Here is the definition of a conjunctive normal form:

A conjunctive normal form is a conjunction of one or more conjuncts that are disjunctions of one or more literals (letters). For example, $A \land (B \lor A) \land (\lnot B \lor A)$ is a conjunctive normal form.

I need to find a logically equivalent conjunctive normal form of the expression $\lnot (A \to B) \lor (\lnot A \land C)$. The answer in the textbook is $(A \lor C) \land (\lnot B \lor \lnot A) \land (\lnot B \lor C)$. I don't understand how they got this answer.

Can another answer be $A\land (\lnot B\lor \lnot A)\land C$?


3 Answers 3


Conditional Negation, Distribution, Complementation, and Identity.

$\begin{align} &\neg (A\to B)\vee(\neg A\wedge C)\\\equiv ~& (A\wedge\neg B)\vee(\neg A\wedge C)\\\equiv~& (A\vee\neg A)\wedge(A\vee C)\wedge(\neg B\vee \neg A)\wedge(\neg B\vee C)\\\equiv~& \qquad\qquad\quad(A\vee C)\wedge(\neg B\vee \neg A)\wedge(\neg B\vee C)\end{align}$

I am not sure how you figured this would be equivalent to $A\wedge(\neg B\vee\neg A)\wedge C$, because it is not.

  • $\begingroup$ Is there good reason to use $\equiv$ and not $=$? I am the only answerer who elected to use $=$... $\endgroup$
    – Mason
    Aug 3, 2018 at 6:24
  • $\begingroup$ It indicates that the expressions are equivalent rather than identical. They have the same truth evaluation, but are not quite saying the same thing. A subtle distinction to be sure. $\endgroup$ Aug 3, 2018 at 6:57
  • $\begingroup$ Not sure Its a distinction I am comprehending. But maybe this will help: math.stackexchange.com/questions/1058596/… $\endgroup$
    – Mason
    Aug 3, 2018 at 7:00
  • $\begingroup$ $3+4=7$ is equivalent to $e^{\pi i} =-1$ in that both statements evaluate to true but we wouldn't say that the statements are identical because it would have Euler turning in his grave. $\endgroup$
    – Mason
    Aug 3, 2018 at 7:05

$$ \begin{align} &\neg (A\to B)\vee (\neg A\wedge C)\\ &= \neg(B \vee \neg A )\vee (\neg A\wedge C)\\ &=(\neg B \vee A )\vee (\neg A\wedge C)\\ &=((\neg B \wedge A) \vee \neg A)\wedge ((\neg B \wedge A) \vee C)\\ &=(\neg B \vee \neg A) \wedge (A \vee \neg A)\wedge (\neg B \vee C) \wedge (A \vee C)\\ &=(\neg B \vee \neg A) \wedge (T)\wedge (\neg B \vee C) \wedge (A \vee C)\\ \end{align} $$

How can we justify these equalities:

1) Definition of $\rightarrow$. $x\rightarrow y = (y\vee \neg x)$

2) Distribute $\neg$. We can find that $\neg(x \vee y)=\neg x \wedge \neg y$

3) Demorgan's law. $x \wedge (y\vee z)=(x\vee y) \wedge (x\vee z) $

4) More application of Demorgan's law.

5) Tautology $x \vee \neg x =T$

Then you arrive at your conclusion after we remove this Tautology and rearrange.

You can verify that $(A,B,C)= (T,T,F)$ satisfies the expression above. but it doesn't satisfy $A\wedge (\neg B \vee\neg A) \wedge C$. This would be one way to assure yourself that these expressions aren't equal.


The formula $A \land (\lnot B \lor \lnot A)\land C$ is not logically equivalent to the formula $(A\lor C) \land (\lnot B \lor \lnot A) \land (\lnot B \lor C)$: take for instance the truth assignment $v$ such that $v(A) = \top$ and $v(B) = v(C) = \bot$, then $A \land (\lnot B \lor \lnot A)\land C$ is false for $v$ but $(A\lor C) \land (\lnot B \lor \lnot A) \land (\lnot B \lor C)$ is true for $v$. Therefore, it is impossible that both formulas are simultaneously conjunctive normal forms (CNF) of $\lnot (A\to B)\lor (\lnot A\land C)$.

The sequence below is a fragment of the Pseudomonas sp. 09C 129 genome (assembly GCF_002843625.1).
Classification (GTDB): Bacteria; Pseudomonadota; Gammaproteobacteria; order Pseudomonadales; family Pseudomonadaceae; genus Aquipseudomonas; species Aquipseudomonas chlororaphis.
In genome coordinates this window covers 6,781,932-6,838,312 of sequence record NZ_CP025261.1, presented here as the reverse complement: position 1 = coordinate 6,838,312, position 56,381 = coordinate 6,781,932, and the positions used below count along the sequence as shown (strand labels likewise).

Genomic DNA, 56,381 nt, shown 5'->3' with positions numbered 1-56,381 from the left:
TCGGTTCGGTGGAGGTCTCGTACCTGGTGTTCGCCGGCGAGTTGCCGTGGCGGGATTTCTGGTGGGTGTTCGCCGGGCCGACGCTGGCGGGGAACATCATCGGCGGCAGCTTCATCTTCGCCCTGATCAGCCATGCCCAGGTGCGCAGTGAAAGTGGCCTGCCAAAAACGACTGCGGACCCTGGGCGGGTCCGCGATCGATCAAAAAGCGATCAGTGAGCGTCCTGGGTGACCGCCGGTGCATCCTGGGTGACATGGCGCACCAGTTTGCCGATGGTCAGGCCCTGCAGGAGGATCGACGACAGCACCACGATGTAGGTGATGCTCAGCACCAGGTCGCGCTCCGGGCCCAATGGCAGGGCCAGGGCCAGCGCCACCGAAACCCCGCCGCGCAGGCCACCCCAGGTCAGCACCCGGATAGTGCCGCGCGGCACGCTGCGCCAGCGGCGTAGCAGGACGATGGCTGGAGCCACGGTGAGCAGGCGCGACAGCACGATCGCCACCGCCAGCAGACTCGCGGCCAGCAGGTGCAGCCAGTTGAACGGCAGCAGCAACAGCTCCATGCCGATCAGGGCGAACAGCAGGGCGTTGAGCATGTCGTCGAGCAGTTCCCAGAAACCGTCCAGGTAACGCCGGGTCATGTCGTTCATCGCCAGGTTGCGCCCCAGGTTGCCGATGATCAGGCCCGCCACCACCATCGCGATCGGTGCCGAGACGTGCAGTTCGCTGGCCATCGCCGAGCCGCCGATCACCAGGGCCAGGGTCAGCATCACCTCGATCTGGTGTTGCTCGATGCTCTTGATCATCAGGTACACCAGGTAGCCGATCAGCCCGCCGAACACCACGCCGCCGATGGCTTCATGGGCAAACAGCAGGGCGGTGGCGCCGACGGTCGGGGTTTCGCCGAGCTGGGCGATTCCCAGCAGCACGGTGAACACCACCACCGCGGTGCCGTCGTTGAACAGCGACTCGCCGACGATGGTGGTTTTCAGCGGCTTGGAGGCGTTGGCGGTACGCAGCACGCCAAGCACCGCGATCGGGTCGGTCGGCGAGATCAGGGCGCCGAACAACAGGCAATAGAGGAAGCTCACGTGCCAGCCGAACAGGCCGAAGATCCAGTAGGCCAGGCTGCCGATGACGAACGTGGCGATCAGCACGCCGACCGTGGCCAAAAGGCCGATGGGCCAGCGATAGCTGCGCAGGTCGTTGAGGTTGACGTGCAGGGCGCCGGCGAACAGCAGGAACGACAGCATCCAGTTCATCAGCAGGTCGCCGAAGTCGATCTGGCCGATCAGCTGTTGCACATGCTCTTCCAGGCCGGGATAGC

Which one is a CNF of $\lnot (A\to B)\lor (\lnot A\land C)$? To discover it, I use the logical equivalences listed here as rewriting rules for forumlas.

  1. First step: eliminate implication. \begin{align} \lnot (A\to B)\lor (\lnot A\land C) &\equiv \lnot (\lnot A \lor B)\lor (\lnot A\land C) \end{align}

  2. Second step: move NOTs inwards by applying De Morgan's law and double negation law. \begin{align} \lnot (\lnot A \lor B)\lor (\lnot A\land C) &\equiv (\lnot\lnot A \land \lnot B)\lor (\lnot A\land C) \\ &\equiv (A \land \lnot B)\lor (\lnot A\land C) \end{align}

  3. Third step: apply the distribution law, identity law and commutativity. \begin{align} (A \land \lnot B)\lor (\lnot A\land C) &\equiv ((A \land \lnot B) \lor \lnot A) \land ((A \land \lnot B) \lor C)\ &\text{distr.} \\ &\equiv (A \lor \lnot A) \land (\lnot B \lor \lnot A ) \land ((A \land \lnot B) \lor C) &\text{distr.} \\ &\equiv (\lnot B \lor \lnot A ) \land ((A \land \lnot B) \lor C) &\text{ident.} \\ &\equiv (\lnot B \lor \lnot A ) \land (A \lor C) \land (\lnot B \lor C ) &\text{distr.} \\ &\equiv (A\lor C) \land (\lnot B \lor \lnot A) \land (\lnot B \lor C) &\text{comm.} \end{align} where the identity law can be applied because $A \lor \lnot A$ is a tautology.

Therefore, $\lnot (A\to B)\lor (\lnot A\land C) \equiv (A\lor C) \land (\lnot B \lor \lnot A) \land (\lnot B \lor C)$ and we can conclude that $(A\lor C) \land (\lnot B \lor \lnot A) \land (\lnot B \lor C)$ is a CNF of $\lnot (A\to B)\lor (\lnot A\land C)$ because $(A\lor C) \land (\lnot B \lor \lnot A) \land (\lnot B \lor C)$ is in CNF.

  • $\begingroup$ Thank you for making a very clear answer and taking the time to help me understand. :) $\endgroup$
    – user482939
    Aug 4, 2018 at 1:00

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